“Sometimes my burden is more than I can bear,” Bob Dylan laments in his ragged, distinct voice on “Not Dark Yet,” the centerpiece of Time Out of Mind, 20 years old today (Sept. 30). “It’s not dark yet, but it’s getting there…”
By the early 1990s, the sun appeared to be setting on Dylan’s illustrious music career. His legendary run of iconic albums wrapped nearly two decades ago. From wunderkind folknik to rock genius/jokerman, brokenhearted songsmith to road-hound country rocker, Dylan had worn many hats. He was also still recovering from his fan-alienating Born Again Christian period, which produced three albums and some of the most controversial concerts of his career. He toured with The Grateful Dead, and played a washed-up rock star in the film Hearts on Fire. He hadn’t released an album of truly transcendent material in years. Typically prolific, Dylan now seemed to be uninspired and stagnant, releasing two collections of folk covers and filming an MTV Unplugged packed only with his older hits. He continued his never-ending world tour in what began to look more and more like an escape route.
Then, after a seven-year break between original releases, Time Out of Mind arrived.
It’s a monumental album in Dylan’s career, which means it’s the one of the best of the best of the best. It’s Dylan’s answer to, “Does he have anything left?” It’s a tour-de-force, an aged musical genius toiling with love, hate and his finite existence in this world. It’s been a long road, and he sounds like a wounded bluesman man singing from first-hand experience.
Part of the magic here is in its simultaneously atmospheric and claustrophobic sound, thanks to producer Daniel Lanois. He’d worked on Dylan’s 1989 LP Oh Mercy, but here he applies a similar sound he brought to Emmylou Harris’ Wrecking Ball and U2’s The Joshua Tree. The feel is like stepping into a dark Highway 66 roadhouse, the sound dripping like thick, wet oil paint on the walls.
The sessions began at Miami’s Criteria Studios in January ‘97, after Dylan spent a period writing while snowed in at his Minnesota ranch. The sessions have been described as loose, with up to 12 players bustling about, including Jim Keltner, Dylan’s tour drummer from 1979 to ‘81, and hired hands like Nashville guitarist Bob Britt, blues axeman Duke Robillard, Tex-Mex organist Augie Meyers and Memphis pianist Jim Dickinson. But there was tension, too—and Dylan, accustomed to fast, on-to-the-next-one sessions, has been critical of the album’s recording process and sound since, calling it overly technological and laborious. But it doesn’t detract from its genius—that’s what sets Time Out of Mind apart. It would go on to win three Grammys, including Album of the Year in 1998.
The album opens with pulsing Farfisa organ on “Love Sick,” Dylan groaning, “I’m sick of love. I’m love sick.” Guitars recoil like a Slinky as he croaks, “My feet are so tired, my brain is so wired…” On slo-mo country rocker “Million Miles,” he croons, “I try to get closer but I’m still a million miles from you…” He’s still thinking of her on the groovin’ “Cold Irons Bound”: “Now I’m all used up and I feel so turned-around… my love for her is taking such a long time to die,” he spits. “Some things last longer than you think they will / Some kind of things you can never kill.” He surrenders to his enduring flame on “Make You Feel My Love”: “When evening shatters and the stars appear / And there’s no one there to dry your tears / I could hold you for a million years.” But on the LP’s epic 16-minute closer, he’s sentimental to a bygone time: “Feel like a prisoner in a world of mystery / I wish someone’d come and push back the clock for me.” He’s wondering if his great loves are all gone.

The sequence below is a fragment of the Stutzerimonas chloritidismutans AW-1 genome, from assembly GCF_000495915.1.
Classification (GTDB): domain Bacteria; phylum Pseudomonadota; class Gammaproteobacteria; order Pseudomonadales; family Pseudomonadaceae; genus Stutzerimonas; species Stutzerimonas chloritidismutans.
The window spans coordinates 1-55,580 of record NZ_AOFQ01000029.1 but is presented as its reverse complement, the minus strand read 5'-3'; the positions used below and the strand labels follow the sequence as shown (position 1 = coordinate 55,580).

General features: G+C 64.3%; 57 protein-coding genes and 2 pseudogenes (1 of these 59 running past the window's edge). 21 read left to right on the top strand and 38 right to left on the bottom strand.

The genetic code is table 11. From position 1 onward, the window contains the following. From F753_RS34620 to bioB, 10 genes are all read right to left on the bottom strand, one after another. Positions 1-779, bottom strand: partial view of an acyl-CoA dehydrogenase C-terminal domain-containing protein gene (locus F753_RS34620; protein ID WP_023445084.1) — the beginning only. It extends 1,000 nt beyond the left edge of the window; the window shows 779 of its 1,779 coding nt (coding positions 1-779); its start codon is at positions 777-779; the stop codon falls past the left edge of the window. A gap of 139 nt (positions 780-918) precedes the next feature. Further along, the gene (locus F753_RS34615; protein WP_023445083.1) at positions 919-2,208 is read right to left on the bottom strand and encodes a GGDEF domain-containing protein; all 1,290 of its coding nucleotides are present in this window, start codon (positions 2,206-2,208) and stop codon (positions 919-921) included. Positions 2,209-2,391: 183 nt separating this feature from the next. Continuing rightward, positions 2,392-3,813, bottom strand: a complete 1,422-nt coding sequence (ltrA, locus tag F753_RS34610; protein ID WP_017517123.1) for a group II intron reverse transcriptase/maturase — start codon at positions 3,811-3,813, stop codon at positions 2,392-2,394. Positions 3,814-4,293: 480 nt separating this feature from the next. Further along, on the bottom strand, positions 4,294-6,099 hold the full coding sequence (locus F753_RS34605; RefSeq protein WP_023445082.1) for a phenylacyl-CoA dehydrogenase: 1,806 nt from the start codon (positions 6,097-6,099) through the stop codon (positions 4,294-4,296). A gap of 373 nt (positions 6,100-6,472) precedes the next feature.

On “Standing in the Doorway,” Dylan wonders how he’d react in a run-in with his former lover, over a tangle of twinkling slide guitars: “I don’t know if I saw you, if I’d kiss you or kill you.” He’s vulnerable: “When you think that you lost everything / You find out you can always lose a little more / I’m just going down the road feeling bad / Trying to get to heaven before they close the door.”
“Not Dark Yet,” the LP’s first single, is its dark heart. The organ and guitar wash over like the rising tide, as Dylan sings like in a prayer. “I feel like my soul turned into steel / I still got the scars that the sun didn’t heal,” he confesses. “I was born here and I’ll die here, against my will / I know it looks like I’m movin’ but I’m standin’ still / It’s not dark yet but it’s getting there.”
The morose lyrics would prove a harbinger; in the summer of ’97, just a month or so before the album’s release, he would suffer from the heart condition pericarditis brought about by histoplasmosis, a fungal infection that can prove fatal. He would spend weeks in the hospital, canceling numerous tour dates.
Time Out of Mind is an anomaly in Dylan’s deep catalog. He was 56 years old, gazing wistfully back on a long, successful career, chock with creative epiphanies and great loves, and wondering if That Dylan Magic™ was gone. Maybe it was. Maybe Dylan’s acceptance of that helped him write Time Out of Mind, because this is not the confident, Divine Young Dylan of yore. He’s world weary, beaten but not defeated—and that’s what makes it so crushing. It wasn’t dark just yet.